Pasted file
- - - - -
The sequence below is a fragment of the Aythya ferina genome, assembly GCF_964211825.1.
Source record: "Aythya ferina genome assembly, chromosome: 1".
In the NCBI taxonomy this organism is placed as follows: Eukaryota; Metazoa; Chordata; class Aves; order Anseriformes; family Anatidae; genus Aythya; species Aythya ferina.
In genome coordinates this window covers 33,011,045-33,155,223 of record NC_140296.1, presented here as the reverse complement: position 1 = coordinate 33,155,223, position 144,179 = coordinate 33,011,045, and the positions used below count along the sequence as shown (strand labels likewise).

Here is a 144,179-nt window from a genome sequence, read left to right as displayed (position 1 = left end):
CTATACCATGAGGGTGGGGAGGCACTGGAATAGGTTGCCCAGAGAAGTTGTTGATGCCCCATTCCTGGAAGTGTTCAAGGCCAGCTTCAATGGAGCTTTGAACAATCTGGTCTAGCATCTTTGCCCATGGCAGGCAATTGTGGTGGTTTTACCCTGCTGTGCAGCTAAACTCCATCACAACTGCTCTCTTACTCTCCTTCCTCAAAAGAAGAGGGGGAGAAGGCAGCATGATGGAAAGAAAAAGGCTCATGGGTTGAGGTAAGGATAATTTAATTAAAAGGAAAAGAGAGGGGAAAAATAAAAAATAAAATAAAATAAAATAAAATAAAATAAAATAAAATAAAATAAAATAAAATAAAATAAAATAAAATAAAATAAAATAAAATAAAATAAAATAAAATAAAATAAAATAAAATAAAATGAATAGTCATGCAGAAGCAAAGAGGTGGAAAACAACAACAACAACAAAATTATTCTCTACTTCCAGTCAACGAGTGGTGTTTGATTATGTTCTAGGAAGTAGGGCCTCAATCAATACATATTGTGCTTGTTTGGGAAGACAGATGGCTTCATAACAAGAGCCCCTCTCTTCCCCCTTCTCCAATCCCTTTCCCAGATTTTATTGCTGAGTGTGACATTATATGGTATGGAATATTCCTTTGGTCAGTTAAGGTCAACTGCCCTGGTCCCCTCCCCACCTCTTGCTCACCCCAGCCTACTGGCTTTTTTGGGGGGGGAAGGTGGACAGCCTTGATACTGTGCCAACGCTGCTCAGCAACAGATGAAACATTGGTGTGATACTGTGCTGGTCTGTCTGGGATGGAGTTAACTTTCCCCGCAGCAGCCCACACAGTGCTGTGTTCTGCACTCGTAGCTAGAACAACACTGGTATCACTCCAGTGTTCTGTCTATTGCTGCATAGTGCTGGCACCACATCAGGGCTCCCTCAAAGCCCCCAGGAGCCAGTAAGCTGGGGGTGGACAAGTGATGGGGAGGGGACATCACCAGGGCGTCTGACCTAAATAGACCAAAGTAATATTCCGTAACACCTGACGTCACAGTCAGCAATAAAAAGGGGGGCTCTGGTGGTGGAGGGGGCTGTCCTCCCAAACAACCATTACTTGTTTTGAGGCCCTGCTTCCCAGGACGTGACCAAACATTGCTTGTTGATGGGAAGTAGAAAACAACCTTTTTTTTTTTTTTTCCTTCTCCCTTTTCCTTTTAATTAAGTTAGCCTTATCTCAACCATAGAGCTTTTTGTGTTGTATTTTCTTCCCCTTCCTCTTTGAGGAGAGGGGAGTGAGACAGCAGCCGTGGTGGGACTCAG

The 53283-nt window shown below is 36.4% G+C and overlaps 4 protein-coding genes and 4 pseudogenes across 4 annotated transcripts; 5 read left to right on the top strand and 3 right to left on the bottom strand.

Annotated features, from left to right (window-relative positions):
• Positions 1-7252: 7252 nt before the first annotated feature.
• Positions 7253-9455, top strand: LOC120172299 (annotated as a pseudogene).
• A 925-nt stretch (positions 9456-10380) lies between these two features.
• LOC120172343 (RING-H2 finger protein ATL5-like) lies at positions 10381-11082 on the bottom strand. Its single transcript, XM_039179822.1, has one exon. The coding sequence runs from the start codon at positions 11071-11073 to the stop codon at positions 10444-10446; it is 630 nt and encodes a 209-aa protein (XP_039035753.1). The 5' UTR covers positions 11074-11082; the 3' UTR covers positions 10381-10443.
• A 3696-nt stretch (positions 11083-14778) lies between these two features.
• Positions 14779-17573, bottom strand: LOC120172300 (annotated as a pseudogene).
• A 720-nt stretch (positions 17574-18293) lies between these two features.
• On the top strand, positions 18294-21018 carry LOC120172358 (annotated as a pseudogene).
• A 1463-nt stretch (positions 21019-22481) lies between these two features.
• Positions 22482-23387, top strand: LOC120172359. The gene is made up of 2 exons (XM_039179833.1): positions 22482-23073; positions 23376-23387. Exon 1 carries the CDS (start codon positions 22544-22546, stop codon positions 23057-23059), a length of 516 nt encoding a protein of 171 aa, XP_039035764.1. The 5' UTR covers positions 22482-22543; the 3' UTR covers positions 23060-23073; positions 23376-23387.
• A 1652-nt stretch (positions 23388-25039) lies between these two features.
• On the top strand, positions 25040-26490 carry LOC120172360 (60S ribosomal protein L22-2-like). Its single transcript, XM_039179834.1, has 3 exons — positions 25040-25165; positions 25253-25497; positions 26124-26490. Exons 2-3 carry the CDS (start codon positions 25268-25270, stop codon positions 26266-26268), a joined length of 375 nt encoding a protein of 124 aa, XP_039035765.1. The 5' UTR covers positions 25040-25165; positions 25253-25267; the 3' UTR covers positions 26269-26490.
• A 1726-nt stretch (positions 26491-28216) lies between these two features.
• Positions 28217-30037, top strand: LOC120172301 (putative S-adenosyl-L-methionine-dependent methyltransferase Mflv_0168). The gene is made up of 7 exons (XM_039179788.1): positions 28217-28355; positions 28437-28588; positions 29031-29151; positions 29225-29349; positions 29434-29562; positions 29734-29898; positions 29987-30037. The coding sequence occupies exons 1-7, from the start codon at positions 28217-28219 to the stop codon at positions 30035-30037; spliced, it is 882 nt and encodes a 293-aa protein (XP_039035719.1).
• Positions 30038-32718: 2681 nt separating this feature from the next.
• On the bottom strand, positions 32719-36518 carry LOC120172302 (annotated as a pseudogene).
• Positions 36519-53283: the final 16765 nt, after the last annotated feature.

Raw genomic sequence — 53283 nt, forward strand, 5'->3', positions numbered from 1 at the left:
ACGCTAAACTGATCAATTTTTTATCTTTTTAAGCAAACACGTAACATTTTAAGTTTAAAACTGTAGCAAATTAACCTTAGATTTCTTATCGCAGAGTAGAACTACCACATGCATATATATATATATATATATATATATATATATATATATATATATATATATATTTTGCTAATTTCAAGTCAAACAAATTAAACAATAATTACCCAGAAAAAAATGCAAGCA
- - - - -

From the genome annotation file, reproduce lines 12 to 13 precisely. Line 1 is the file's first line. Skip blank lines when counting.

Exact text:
• LOC120172343 (RING-H2 finger protein ATL5-like) lies at positions 10381-11082 on the bottom strand. Its single transcript, XM_039179822.1, has one exon. The coding sequence runs from the start codon at positions 11071-11073 to the stop codon at positions 10444-10446; it is 630 nt and encodes a 209-aa protein (XP_039035753.1). The 5' UTR covers positions 11074-11082; the 3' UTR covers positions 10381-10443.
• A 3696-nt stretch (positions 11083-14778) lies between these two features.